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Tuesday, May 6, 2014

Court Upholds County Board's Public Comment Rules

Orange County, California had adopted and implemented rules for public comment at its Board of Supervisor meetings that, among other things, prohibit "personal, impertinent, slanderous or profane remarks."  After a member of the public was cut off during public comment while speaking at a Board meeting, he sued the County claiming that the County's "Speaker Guidelines" violated his First Amendment free speech rights, both on facial grounds and "as applied" to him.

The Ninth Circuit Court of Appeals ruled in favor of the County, and determined that the Speaker Guidelines were constitutional.  Fitzgerald v. Orange County (9th Cir. April 17, 2014)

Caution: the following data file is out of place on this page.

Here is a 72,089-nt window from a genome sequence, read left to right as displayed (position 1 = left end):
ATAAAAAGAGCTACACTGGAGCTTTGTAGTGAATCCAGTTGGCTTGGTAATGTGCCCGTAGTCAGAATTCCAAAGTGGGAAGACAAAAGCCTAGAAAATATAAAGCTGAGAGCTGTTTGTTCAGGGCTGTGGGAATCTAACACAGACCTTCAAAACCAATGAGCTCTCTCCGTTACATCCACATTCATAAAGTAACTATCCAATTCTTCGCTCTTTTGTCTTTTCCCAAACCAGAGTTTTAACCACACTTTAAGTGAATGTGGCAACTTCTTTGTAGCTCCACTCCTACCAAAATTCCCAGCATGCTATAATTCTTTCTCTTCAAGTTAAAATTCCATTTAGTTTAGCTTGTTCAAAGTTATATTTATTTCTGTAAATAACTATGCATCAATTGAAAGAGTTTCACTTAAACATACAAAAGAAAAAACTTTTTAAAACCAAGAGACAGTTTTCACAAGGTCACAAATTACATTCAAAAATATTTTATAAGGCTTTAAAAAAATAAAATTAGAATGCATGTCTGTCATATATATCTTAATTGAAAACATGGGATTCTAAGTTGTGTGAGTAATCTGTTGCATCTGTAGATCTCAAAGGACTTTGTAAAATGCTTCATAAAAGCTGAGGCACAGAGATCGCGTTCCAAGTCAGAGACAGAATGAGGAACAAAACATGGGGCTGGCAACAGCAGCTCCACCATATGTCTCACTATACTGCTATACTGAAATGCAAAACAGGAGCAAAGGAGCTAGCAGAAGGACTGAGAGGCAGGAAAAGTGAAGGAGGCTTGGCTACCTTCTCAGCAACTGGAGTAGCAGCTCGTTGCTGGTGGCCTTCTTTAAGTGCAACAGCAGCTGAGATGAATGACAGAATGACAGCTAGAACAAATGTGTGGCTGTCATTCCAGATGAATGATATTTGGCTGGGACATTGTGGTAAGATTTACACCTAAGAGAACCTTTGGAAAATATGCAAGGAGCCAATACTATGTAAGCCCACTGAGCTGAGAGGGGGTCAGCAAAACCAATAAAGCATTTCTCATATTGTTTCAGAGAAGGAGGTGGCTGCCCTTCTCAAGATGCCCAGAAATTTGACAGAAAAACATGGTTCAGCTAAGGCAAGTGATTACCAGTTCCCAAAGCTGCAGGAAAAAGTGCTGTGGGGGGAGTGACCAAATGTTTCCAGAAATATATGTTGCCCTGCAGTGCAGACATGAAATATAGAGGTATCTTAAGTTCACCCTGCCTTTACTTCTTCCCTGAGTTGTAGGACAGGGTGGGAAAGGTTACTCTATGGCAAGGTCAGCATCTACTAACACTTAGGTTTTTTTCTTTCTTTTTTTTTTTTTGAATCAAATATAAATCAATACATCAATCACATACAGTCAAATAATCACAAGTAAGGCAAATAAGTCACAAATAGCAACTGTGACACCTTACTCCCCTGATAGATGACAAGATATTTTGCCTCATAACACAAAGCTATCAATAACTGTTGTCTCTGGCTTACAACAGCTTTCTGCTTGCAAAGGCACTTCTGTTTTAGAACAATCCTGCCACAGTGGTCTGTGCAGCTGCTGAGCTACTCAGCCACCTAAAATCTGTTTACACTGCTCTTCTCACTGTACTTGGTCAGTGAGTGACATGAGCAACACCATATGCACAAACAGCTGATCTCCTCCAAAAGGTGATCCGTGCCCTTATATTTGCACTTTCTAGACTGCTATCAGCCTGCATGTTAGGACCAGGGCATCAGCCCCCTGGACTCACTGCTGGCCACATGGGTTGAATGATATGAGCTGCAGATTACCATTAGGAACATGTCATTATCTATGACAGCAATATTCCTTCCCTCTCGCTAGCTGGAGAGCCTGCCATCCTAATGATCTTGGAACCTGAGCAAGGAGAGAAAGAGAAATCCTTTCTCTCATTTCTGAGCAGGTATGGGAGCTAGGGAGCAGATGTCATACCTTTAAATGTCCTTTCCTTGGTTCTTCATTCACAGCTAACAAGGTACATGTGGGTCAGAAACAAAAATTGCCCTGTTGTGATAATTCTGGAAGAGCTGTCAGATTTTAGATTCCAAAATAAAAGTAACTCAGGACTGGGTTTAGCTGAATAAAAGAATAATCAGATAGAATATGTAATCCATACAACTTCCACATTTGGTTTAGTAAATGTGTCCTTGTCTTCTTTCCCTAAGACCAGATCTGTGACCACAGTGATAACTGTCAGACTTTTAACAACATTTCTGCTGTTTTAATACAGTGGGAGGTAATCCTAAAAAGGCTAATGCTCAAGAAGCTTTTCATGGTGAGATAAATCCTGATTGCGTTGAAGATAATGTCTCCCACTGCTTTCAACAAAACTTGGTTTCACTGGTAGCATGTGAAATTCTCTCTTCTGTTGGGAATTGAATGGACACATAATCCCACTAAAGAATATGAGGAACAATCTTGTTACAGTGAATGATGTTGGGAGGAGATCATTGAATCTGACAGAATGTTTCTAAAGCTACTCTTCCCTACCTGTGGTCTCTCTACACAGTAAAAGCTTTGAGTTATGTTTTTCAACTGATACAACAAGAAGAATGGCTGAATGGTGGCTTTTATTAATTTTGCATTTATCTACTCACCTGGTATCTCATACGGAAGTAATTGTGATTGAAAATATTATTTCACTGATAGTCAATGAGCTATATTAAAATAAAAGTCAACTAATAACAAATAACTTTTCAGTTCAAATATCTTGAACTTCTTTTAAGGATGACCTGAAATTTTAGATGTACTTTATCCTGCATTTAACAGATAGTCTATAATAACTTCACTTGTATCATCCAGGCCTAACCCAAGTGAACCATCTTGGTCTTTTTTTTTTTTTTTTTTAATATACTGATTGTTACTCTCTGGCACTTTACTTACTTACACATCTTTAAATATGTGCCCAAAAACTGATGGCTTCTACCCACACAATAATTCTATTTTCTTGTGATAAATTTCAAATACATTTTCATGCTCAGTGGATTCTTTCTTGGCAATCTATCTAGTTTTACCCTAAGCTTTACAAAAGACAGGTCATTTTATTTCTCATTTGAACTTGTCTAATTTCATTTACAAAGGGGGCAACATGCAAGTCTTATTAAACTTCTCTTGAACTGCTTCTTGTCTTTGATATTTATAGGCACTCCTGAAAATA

First, the Court noted that public meetings of the Board of Supervisors are "limited public forums," meaning the government can only place reasonable time, place, and manner restrictions on the speech, or regulate the content of speech utilizing viewpoint-neutral rules. In this case, although the County's Speaker Guidelines could be interpreted as a violation of the First Amendment, because the County attorney had stated that the County would only limit speech in the forum when it disturbed or impeded the meeting, the Speaker Guidelines were constitutional. The Court relied on a U.S. Supreme Court case that "relied on the representations of the town's counsel as to the town's interpretation of the statute."  As a result, the Speaker Guidelines were not facially unconstitutional.  The Court also rejected the plaintiff's "as applied" challenge because he had left the speaker podium of his own accord and, therefore, suffered no injury as a result of the Board's interruption of his speech.

Post Authored by Julie Tappendorf, Ancel Glink


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